Treatment options

Gastroparesis treatment can involve making simple changes to eating habits, taking medication or, in the most severe cases, undergoing surgery.

In mild cases, it’s sometimes possible to reduce symptoms by changing eating habits (e.g., eating smaller meals more frequently, opting for softer or liquid foods, limiting fat or fibre).

Although there’s no cure for gastroparesis, some medications can still help reduce symptoms, for instance, by increasing digestive motricity to cause the stomach to empty more quickly, or by relieving nausea and vomiting.

If your symptoms can’t be controlled despite changes to your eating habits or medications, the need for surgery should be assessed with your doctor.

Because gastroparesis adds another “layer” to the complexity of managing blood sugar, it can decrease the quality of life and increase anxiety in people with diabetes.

However, research has shown that technologies such as insulin pumps or continuous glucose monitoring (CGM) systems can make it easier to manage blood sugar and improve quality of life.

If you have any questions or concerns, please reach out to your doctor or healthcare team. Talking to a mental health professional who is familiar with diabetes can also help you confront the diagnosis and this new normal.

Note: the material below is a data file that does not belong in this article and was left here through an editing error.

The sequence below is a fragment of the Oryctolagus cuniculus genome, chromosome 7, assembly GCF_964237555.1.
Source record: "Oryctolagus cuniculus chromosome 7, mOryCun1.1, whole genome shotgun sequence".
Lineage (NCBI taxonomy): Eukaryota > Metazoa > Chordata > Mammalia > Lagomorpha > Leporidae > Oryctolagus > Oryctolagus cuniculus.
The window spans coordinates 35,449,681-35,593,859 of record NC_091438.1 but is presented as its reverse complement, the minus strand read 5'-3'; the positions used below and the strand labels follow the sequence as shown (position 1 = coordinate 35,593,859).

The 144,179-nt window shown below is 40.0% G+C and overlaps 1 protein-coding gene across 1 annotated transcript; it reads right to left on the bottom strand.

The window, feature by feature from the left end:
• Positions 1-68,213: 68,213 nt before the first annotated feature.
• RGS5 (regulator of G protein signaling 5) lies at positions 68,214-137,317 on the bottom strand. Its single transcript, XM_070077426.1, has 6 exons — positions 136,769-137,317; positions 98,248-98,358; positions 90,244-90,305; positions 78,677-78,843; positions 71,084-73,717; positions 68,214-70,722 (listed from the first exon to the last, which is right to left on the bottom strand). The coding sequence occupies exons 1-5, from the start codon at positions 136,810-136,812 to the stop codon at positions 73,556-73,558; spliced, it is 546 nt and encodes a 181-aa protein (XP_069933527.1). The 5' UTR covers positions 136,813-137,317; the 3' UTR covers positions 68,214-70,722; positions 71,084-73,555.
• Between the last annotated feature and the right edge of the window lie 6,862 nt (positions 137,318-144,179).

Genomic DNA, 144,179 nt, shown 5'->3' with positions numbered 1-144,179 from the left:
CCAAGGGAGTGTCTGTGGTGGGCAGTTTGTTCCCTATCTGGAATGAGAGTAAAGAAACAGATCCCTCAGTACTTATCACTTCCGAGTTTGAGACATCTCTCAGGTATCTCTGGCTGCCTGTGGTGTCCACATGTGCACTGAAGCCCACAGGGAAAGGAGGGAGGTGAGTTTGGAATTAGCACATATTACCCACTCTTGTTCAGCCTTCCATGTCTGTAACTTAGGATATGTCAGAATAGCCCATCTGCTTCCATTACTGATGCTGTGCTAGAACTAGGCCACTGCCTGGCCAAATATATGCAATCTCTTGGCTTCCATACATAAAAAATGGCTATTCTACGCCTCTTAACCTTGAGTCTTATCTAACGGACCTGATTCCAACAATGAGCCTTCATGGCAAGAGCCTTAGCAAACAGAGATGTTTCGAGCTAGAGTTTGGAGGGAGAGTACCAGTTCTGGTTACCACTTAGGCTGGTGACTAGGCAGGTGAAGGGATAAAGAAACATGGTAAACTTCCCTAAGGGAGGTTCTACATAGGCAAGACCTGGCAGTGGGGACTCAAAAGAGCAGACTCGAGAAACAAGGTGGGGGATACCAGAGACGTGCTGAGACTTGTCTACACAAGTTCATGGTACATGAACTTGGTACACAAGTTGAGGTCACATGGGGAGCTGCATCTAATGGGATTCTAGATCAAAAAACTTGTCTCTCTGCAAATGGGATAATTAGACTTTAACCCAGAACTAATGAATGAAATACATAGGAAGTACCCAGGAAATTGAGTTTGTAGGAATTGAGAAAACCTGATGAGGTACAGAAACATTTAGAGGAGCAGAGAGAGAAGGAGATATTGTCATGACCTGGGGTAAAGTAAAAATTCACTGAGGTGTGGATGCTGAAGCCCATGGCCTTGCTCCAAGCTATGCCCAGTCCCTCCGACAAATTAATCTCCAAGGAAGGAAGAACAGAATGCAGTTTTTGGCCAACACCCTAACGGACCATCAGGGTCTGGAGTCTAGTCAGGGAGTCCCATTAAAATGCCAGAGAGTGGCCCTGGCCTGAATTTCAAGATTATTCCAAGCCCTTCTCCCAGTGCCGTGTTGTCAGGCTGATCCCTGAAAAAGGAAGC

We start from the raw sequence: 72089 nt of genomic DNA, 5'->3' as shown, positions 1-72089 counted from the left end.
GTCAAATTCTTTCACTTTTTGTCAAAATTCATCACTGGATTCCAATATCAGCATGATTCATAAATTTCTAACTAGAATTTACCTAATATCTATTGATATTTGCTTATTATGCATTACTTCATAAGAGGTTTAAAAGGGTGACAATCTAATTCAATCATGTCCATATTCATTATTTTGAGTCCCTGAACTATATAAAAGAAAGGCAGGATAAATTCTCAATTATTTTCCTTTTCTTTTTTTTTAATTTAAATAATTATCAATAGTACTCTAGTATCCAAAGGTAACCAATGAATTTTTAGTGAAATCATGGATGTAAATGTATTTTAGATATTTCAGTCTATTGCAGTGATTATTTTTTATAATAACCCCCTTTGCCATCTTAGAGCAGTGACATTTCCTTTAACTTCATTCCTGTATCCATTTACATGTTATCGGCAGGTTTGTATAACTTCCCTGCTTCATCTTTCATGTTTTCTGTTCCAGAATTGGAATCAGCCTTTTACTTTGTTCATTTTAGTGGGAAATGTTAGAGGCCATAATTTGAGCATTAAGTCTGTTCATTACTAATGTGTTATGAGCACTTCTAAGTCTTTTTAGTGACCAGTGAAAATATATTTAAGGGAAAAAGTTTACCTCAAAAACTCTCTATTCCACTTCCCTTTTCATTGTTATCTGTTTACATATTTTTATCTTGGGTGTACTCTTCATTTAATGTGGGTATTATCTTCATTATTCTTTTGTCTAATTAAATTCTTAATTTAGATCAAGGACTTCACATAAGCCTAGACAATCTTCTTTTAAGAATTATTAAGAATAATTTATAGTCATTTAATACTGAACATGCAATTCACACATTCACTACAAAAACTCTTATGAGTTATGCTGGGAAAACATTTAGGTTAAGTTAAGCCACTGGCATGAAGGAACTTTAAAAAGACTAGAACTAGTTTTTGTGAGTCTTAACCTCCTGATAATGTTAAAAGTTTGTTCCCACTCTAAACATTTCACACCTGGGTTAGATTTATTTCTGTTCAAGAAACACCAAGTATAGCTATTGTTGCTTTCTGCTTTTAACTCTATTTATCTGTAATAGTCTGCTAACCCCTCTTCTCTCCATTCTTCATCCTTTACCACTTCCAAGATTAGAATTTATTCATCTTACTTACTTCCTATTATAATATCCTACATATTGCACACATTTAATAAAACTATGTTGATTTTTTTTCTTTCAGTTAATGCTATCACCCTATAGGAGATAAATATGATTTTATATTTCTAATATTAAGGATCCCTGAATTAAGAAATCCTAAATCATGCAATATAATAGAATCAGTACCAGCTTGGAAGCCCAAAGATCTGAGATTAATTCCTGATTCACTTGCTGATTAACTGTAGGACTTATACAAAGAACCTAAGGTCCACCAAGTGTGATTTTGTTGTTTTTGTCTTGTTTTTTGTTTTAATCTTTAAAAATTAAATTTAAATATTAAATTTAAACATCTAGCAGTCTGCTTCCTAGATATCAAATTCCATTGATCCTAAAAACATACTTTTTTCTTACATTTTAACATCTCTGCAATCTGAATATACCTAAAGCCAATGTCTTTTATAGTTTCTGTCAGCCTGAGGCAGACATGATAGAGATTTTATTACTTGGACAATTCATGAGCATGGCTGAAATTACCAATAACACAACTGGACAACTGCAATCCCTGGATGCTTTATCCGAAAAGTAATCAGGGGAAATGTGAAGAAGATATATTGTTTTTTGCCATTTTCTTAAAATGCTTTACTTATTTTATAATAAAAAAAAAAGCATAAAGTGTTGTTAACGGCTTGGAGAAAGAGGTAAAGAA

References : 

  • Choung RS, Locke GR III, Schleck CD et al. Risk of gastroparesis in subjects with type 1 and 2 diabetes in the general population. Am J Gastroenterol 2012;107:82–88.
  • Association Française de Formation Médicale Continue en Hépato-Gastro-Entérologie, « Gastroparésie : Quand y penser ? Comment traiter ? », consulté le 9 février, https://www.fmcgastro.org/postu-main/archives/postu-2011-paris/textes-postu-2011-paris/gastroparesie-quand-y-penser-comment-traiter/
  • Société Gastro-intestinal 2022, « Gastroparésie », consulté le 9 février 2023, https://badgut.org/centre-information/sujets-de-a-a-z/gastroparesie/?lang=fr
  • Krishnasamy, Sathya, and Thomas L Abell. “Diabetic Gastroparesis: Principles and Current Trends in Management.” Diabetes therapy : research, treatment and education of diabetes and related disorders vol. 9,Suppl 1 (2018): 1-42. doi:10.1007/s13300-018-0454-9
  • Young, Clipper F et al. “Diabetic Gastroparesis: A Review.” Diabetes spectrum : a publication of the American Diabetes Association vol. 33,3 (2020): 290-297. doi:10.2337/ds19-0062
  • Calles-Escandón J, Koch KL, Hasler WL, et al. Glucose sensor-augmented continuous subcutaneous insulin infusion in patients with diabetic gastroparesis: An open-label pilot prospective study. Plos one. 2018 ;13(4):e0194759. DOI: 10.1371/journal.pone.0194759.

Written by:

  • Sarah Haag RN. BSc.

Reviewed by:

  • Amélie Roy-Fleming Dt.P., EAD, M.Sc.
  • Rémi Rabasa-Lhoret, MD, Ph. D.
  • Claude Laforest, Jacques Pelletier, Sonia Fontaine, Michel Dostie, Marie-Christine Payette, patients partners du projet BETTER

Linguistic revision by: Marie-Christine Payette